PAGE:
Read ‘Norwich by the Book(shop)’ by Peggy Hughes
‘You might lose yourself among these shelves but you’ll rediscover your childhood here.’

As part of the Walking Norwich series, our Executive Director Peggy Hughes has written a guide to the bookshops around Norwich.


Norwich’s charming winding streets offer universes of possibility, so you can choose your own adventure and start your walk wherever you like. I commence mine opposite the Cathedral at Tombland, where my first port of call (after a customary visit to Julian of Norwich outside the Cathedral, author of the first book written by a woman in the English language, in 1395), is Tombland Books. Housed in a fine, 15th century building, you’ll find the walls and floors, in local parlance, a tad on the huh*. This is the largest bookshop of its type in East Anglia, with a constantly changing stock of secondhand and antiquarian books on most subjects displayed on two floors: if they can’t find what you’re looking for, it’s probably not worth having.

Exit, turn left and left again, and you’ve travelled back in time to Elm Hill. Churlish to quibble its accolade as one of the UK’s bonniest streets, all cobbles and street lamps, and featured in the film version of Neil Gaiman’s Stardust, today it’s home to a stretch of curious boutiques, including your next date: Dormouse Books. This tiny treasure trove is stuffed from the flagstones to the ceiling with pre-loved books of all stripes, and a particularly fine line in classic children’s literature. You might lose yourself among these shelves but you’ll rediscover your childhood here.

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Drag yourself away. Consider a vital scone pitstop at the entirely charming Briton Arms. Head along Princes Street, past Cinema City via Norwich’s famous (and famously circuitous) medieval Lanes to the gleaming beacon that is the Book Hive (b. 2009).  Allow self a small appreciative sigh. Stylish, passionate Book Hive, home to publishing imprint Propolis, with its lovingly curated selection of books and its fairytale stairs to the fiction floor (above which Margaret Atwood is said to have finished her novel The Heart Goes Last). Burrow in for a browse and stay for one of the many events and launches that happen here, particularly Page Against the Machine, a weekly ode to reading in which attendees step away from their phones and immerse in a book for an hour.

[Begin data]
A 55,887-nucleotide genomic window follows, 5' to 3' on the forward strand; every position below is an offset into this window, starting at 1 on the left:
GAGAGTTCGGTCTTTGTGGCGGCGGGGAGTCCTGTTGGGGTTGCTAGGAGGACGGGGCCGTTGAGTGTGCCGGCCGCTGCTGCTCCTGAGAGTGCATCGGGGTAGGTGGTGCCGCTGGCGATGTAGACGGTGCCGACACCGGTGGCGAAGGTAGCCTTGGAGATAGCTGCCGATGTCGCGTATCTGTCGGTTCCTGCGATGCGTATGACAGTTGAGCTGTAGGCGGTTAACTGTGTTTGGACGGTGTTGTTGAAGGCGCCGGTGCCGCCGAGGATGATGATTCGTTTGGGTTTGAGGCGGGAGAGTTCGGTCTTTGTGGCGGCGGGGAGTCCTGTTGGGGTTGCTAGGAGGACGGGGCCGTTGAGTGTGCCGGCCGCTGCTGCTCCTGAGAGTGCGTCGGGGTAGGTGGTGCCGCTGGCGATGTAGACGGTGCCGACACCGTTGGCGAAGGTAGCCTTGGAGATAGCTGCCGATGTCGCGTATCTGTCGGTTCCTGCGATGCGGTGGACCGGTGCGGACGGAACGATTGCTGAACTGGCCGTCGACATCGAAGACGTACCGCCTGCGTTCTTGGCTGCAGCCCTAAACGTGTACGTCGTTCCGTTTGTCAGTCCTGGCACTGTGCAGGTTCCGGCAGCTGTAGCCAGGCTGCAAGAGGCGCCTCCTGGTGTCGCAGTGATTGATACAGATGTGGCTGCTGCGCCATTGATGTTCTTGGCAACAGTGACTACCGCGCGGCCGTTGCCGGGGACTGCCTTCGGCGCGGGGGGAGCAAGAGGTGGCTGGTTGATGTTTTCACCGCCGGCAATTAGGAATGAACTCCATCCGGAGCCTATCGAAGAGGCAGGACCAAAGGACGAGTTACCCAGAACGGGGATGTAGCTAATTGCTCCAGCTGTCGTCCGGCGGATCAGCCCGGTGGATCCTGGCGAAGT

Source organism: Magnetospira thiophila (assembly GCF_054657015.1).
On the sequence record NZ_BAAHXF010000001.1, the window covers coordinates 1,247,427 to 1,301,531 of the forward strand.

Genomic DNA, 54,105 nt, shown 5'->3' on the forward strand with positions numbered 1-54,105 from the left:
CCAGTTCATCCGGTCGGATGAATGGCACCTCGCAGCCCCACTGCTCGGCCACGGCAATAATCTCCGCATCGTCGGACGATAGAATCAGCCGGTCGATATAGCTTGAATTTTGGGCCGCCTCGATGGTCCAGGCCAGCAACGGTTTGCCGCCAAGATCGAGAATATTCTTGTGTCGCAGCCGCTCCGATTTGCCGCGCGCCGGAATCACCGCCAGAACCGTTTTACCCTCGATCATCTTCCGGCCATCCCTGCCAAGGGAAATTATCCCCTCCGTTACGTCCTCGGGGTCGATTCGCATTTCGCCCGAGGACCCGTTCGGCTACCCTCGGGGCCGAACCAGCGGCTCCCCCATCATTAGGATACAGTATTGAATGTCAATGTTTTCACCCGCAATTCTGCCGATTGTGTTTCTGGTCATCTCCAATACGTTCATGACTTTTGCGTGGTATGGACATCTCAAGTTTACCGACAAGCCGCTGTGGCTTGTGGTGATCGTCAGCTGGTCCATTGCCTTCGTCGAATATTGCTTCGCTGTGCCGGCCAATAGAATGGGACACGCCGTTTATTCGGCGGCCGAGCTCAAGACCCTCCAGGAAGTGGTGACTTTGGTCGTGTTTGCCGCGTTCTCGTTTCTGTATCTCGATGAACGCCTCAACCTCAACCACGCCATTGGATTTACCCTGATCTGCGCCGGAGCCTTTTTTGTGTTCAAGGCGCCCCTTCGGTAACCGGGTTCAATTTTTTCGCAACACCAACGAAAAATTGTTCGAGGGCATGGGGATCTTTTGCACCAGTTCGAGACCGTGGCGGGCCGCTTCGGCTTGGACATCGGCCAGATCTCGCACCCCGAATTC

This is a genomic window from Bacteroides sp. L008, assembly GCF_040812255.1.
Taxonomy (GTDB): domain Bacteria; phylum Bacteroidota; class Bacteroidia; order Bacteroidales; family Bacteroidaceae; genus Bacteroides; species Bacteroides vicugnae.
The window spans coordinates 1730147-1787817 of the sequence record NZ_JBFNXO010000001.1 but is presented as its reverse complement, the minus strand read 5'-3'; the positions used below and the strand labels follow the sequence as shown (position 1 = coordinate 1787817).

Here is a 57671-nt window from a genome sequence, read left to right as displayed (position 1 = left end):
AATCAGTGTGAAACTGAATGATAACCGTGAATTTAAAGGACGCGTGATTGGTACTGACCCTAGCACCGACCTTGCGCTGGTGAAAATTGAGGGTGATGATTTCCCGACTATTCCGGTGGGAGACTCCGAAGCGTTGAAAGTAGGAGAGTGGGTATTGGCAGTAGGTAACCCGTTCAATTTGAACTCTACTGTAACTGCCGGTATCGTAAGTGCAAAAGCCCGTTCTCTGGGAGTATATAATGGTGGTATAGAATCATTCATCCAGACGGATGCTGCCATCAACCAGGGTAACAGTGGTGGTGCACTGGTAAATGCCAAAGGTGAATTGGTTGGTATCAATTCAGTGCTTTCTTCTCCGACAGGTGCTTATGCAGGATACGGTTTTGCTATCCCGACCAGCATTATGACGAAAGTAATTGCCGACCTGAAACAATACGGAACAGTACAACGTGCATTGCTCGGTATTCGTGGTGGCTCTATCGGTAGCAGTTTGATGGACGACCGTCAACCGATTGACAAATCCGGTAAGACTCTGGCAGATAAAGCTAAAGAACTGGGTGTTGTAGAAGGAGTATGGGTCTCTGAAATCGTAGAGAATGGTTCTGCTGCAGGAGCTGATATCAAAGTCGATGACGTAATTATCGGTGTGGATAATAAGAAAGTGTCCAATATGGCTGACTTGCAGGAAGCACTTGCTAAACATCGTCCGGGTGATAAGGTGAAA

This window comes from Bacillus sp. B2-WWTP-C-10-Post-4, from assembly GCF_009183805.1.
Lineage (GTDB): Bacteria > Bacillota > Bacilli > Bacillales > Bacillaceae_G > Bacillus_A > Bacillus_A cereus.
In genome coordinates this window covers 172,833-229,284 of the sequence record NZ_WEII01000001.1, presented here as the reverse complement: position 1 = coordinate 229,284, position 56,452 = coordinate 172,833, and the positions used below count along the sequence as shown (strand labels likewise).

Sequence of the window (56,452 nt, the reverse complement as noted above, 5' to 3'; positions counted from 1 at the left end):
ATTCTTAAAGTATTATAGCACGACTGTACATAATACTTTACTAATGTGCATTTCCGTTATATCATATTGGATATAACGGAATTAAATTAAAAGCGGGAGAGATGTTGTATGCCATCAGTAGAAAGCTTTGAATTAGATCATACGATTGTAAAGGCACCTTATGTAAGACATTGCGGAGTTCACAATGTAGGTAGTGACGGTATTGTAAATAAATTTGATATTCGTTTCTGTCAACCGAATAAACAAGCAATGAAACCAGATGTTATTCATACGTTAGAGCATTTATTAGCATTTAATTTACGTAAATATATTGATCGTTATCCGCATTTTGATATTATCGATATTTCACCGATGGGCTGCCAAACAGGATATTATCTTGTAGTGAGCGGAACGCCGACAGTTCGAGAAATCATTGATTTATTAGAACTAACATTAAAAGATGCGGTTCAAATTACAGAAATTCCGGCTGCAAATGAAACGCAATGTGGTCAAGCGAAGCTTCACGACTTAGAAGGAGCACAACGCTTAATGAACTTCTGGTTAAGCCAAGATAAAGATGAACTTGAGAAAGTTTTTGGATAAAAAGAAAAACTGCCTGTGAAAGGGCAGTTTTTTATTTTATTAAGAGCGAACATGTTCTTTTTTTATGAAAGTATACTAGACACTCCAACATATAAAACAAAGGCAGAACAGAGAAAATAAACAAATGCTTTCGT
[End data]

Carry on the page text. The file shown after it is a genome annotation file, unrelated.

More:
Thence: down the hill with you, the City Hall and its iconic lions passant ahead, and just before the market plain, on your right hand side, you’ll light upon Jarrold, jewel in Norwich’s independent retail crown. Jarrold have been selling books on London Street since 1823, and with a hugely experienced staff, an especially impressive local interest selection and Chapters café adjacent to the bookshop, you might find no reason to ever leave this East Anglian institution.

Lunch next, and if you’ve managed to resist Jarrolds’ allure, there’s no place better than Norwich’s covered market. One of the largest and oldest open-air markets in the country, the menu on offer among the many stalls is nonetheless bang up to date: Churros & Chorizo, lasagne, falafel, fresh bread and cheese, a stall dedicated to mushy peas… like Norwich’s book shops, there’s something here for all tastes. And at Row A/top of the market, at stall 18, you’ll find the world’s only handmade leatherware and bookstall mashup.

The Millennium Library, behind the market, isn’t a bookshop, but don’t let that stop you. It’s England’s busiest library, in terms of both footfall and borrowing figures, with a cracking and extremely current collection, lots of pockets for a sit down and a read, and an unparalleled view of the majestic St Peter Mancroft church. Robert Toppes, the wealthy merchant who built Dragon Hall, today home to the National Centre for Writing, used some of his enormous fortune to buy himself a stained glass window: if you pop in you can still see some surviving panels in the east window.

This section of your tour may be over, but your adventure is far from an end: there’s still Oxfam and City Books and JR & RK Ellis (with its chair sat upon by the bottom of Arthur Miller) and Amnesty on Unthank Road and Waterstones. Not to mention all the gorgeous books you’ve bought…

on the huh: A phrase from the Norfolk dialect used to describe a something that is not level or awry.


 width=Peggy Hughes is the Executive Director at the National Centre for Writing in Norwich. She is from Northern Ireland, studied English Literature at the University of St Andrews (2002-2006), and after graduating worked in literature at the Edinburgh International Book Festival, Scottish Poetry Library, Edinburgh UNESCO City of Literature Trust and the University of Dundee. In her spare time Peggy likes being outdoors, talking, walking, reading, and playing harmonica.

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